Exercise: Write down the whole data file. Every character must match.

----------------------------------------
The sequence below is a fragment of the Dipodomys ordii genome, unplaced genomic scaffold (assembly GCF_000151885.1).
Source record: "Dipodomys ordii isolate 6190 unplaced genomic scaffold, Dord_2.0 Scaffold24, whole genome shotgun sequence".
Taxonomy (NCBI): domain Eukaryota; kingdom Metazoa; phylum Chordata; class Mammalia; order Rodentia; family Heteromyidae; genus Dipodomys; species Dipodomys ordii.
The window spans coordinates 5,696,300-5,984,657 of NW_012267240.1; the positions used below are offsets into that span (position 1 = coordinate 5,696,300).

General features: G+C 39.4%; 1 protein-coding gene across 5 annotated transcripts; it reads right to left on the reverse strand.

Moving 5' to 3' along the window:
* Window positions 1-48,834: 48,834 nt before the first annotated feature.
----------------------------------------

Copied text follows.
The sequence below is a fragment of the Dipodomys ordii genome, unplaced genomic scaffold (assembly GCF_000151885.1).
Source record: "Dipodomys ordii isolate 6190 unplaced genomic scaffold, Dord_2.0 Scaffold24, whole genome shotgun sequence".
Taxonomy (NCBI): domain Eukaryota; kingdom Metazoa; phylum Chordata; class Mammalia; order Rodentia; family Heteromyidae; genus Dipodomys; species Dipodomys ordii.
The window spans coordinates 5,696,300-5,984,657 of NW_012267240.1; the positions used below are offsets into that span (position 1 = coordinate 5,696,300).

General features: G+C 39.4%; 1 protein-coding gene across 5 annotated transcripts; it reads right to left on the reverse strand.

Moving 5' to 3' along the window:
* Window positions 1-48,834: 48,834 nt before the first annotated feature.